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A Dietitian Explains Why You Shouldn't Feel Guilty Eating

Eat the Damn Brownie! A Dietitian Explains Why You Shouldn't Feel Guilty About Eating

Image Source: Getty / Angela Bragato / EyeEm

Brownies always get my attention, so when I saw the words "'Guilt' is not an ingredient" written in icing on a batch baked by registered dietitian Brenna O'Malley, creator of the health blog The Wellful, the words resonated with me so much. Brownies are like edible happiness that should be enjoyed. In fact, all food should be enjoyed! As a dietitian who wants to help people ditch diets and food guilt — and to improve their relationship with food — O'Malley shares reasons why you shouldn't feel guilty about eating certain foods or just eating in general.

Food Isn't "Good" or "Bad"

It's important to understand that "no food is 'good,' 'bad,' or makes you 'guilty,'" O'Malley said. When we label foods this way, it influences our perception of the foods and our behaviors around them. If we label a food as "bad," the response is to restrict that food completely or to only allow ourselves to have it on special occasions. "This sets you up for feeling out of control around the food when you do have it, and then feeling guilt or shame after," O'Malley said.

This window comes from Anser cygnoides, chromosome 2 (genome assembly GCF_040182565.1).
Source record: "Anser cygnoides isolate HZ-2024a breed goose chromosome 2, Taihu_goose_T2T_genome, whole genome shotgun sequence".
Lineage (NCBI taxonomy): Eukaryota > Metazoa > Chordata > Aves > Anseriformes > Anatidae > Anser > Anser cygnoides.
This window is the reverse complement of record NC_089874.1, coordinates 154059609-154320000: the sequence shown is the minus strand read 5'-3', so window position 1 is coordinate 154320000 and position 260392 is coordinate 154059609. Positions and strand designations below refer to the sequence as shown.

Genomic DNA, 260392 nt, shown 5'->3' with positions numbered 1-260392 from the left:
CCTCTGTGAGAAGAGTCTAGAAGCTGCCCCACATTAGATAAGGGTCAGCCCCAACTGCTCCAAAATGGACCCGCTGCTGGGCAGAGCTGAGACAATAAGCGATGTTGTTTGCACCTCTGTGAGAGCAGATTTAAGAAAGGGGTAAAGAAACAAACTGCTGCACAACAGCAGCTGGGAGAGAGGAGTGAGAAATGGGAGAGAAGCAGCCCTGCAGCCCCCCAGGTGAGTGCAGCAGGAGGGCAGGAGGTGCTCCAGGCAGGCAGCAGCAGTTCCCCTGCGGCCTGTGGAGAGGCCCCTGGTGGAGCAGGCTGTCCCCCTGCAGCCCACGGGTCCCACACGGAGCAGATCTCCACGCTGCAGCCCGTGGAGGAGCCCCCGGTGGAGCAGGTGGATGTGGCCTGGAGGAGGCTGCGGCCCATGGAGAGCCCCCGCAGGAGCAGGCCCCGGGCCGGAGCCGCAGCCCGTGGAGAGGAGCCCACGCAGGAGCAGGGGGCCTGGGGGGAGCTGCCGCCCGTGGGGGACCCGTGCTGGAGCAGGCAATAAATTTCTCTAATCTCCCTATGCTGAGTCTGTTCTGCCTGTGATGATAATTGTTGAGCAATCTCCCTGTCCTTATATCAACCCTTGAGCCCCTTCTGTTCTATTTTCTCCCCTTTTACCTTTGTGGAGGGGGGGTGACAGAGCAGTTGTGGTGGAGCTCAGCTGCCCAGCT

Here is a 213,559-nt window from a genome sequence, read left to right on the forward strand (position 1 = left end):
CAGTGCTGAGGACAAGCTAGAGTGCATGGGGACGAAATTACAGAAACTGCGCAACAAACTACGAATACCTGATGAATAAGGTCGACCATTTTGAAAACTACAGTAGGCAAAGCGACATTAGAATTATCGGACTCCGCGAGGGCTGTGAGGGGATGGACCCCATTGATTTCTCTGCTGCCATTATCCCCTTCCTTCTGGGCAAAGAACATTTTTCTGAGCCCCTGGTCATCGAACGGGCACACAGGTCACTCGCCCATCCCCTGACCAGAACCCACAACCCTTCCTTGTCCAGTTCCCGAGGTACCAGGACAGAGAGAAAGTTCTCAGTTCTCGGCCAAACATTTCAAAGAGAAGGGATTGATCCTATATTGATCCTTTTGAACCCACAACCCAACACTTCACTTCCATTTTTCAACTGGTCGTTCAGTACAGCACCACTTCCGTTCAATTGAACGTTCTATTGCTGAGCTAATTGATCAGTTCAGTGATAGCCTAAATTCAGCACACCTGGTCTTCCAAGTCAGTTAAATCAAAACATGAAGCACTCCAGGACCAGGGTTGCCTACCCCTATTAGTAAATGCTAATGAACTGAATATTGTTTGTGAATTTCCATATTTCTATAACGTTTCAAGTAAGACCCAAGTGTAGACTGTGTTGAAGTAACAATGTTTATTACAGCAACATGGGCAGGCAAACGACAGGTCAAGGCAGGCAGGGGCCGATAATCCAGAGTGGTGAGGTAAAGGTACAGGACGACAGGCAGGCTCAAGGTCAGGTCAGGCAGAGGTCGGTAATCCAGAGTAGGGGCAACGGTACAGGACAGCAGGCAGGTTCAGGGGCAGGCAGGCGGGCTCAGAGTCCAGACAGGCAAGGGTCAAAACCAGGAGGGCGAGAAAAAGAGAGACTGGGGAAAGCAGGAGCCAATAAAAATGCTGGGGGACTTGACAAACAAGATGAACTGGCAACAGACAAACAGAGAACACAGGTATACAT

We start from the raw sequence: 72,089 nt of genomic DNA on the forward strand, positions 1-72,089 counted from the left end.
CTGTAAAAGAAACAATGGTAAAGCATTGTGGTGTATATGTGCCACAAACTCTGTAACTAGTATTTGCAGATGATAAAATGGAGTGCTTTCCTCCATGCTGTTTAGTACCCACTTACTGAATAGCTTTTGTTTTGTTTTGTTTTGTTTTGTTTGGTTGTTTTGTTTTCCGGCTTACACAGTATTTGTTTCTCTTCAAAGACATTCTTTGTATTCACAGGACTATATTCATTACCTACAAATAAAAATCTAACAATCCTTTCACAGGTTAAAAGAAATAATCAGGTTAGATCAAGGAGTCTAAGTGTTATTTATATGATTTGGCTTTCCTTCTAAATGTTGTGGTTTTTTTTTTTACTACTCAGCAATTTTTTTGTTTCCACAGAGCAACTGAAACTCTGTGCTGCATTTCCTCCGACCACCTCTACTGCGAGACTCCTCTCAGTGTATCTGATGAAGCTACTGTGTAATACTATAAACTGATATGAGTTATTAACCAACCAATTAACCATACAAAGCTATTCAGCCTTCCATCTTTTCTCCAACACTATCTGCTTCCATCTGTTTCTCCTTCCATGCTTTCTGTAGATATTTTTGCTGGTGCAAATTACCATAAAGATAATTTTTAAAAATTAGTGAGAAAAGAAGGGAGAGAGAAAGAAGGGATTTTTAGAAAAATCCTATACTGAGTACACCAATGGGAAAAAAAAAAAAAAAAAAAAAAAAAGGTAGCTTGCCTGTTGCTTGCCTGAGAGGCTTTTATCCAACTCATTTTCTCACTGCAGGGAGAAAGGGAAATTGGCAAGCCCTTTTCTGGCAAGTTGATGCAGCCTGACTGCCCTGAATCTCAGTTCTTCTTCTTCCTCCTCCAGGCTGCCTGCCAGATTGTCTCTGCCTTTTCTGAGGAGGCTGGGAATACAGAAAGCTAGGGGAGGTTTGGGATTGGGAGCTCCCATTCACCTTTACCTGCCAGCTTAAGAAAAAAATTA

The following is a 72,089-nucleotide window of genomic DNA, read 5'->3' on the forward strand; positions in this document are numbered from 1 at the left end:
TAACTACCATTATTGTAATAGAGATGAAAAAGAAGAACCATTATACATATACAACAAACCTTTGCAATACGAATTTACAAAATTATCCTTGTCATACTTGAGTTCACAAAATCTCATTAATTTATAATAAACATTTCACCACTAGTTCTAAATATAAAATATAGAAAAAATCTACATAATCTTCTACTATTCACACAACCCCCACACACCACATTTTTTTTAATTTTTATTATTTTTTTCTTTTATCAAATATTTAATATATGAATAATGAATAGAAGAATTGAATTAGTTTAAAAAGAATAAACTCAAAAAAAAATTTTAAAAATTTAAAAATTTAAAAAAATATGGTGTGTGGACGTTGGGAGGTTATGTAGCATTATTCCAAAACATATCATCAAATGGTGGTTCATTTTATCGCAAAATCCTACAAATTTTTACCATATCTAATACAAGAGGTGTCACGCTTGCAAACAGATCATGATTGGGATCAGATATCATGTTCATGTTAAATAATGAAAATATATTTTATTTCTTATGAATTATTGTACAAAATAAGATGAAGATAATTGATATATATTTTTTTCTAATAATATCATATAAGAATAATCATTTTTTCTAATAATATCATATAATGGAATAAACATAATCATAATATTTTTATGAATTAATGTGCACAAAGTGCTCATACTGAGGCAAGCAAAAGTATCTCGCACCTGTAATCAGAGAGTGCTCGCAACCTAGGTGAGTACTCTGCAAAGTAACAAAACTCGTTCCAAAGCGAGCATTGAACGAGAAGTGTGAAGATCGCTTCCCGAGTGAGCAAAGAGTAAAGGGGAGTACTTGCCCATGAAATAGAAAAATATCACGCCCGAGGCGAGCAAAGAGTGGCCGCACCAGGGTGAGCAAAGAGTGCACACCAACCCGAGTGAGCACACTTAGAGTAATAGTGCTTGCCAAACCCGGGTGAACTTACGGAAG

When you ditch the labels and restrictions around foods, you can choose the ones you actually want, when you want them, and enjoy them, too. "When foods become something you can have any day, it establishes trust in your body that this isn't the last time you'll be able to eat that food — so it helps get rid of that 'last supper' mentality," O'Malley explained.

"Labeling foods as 'guilt-free' isn't accurate. No food has guilt as an ingredient, so all foods are 100 percent guilt-free," O'Malley said. She added that labeling foods as "guilt-free" is a marketing strategy and said, "Unless you're stealing food, there's no reason to feel guilty about eating food, ever."

Food Is Nourishing in So Many Ways

There are so many different reasons we choose the foods we do — for nourishment, satisfaction, energy, tradition, taste, convenience, price, etc. O'Malley said instead of choosing foods based on whether you think they're "good" or "bad," change your mindset and ask yourself, "What do I need right now?" Welcome all the different ways food can nourish you and the reasons for eating it. O'Malley said, "This can be a life-changing shift in your relationship with food and overall health."

Food Makes Us Happy

"Liking food and enjoying eating is a good thing and not something to fear or feel badly about," O'Malley said. Food can provide comfort and can be connected to memories growing up or to loved ones. It can make you feel energized and support you in getting through a workout or a day doing the things you want to do. Food is often part of celebrations and can be a way to bring people together. Food tastes good and is meant to bring us joy.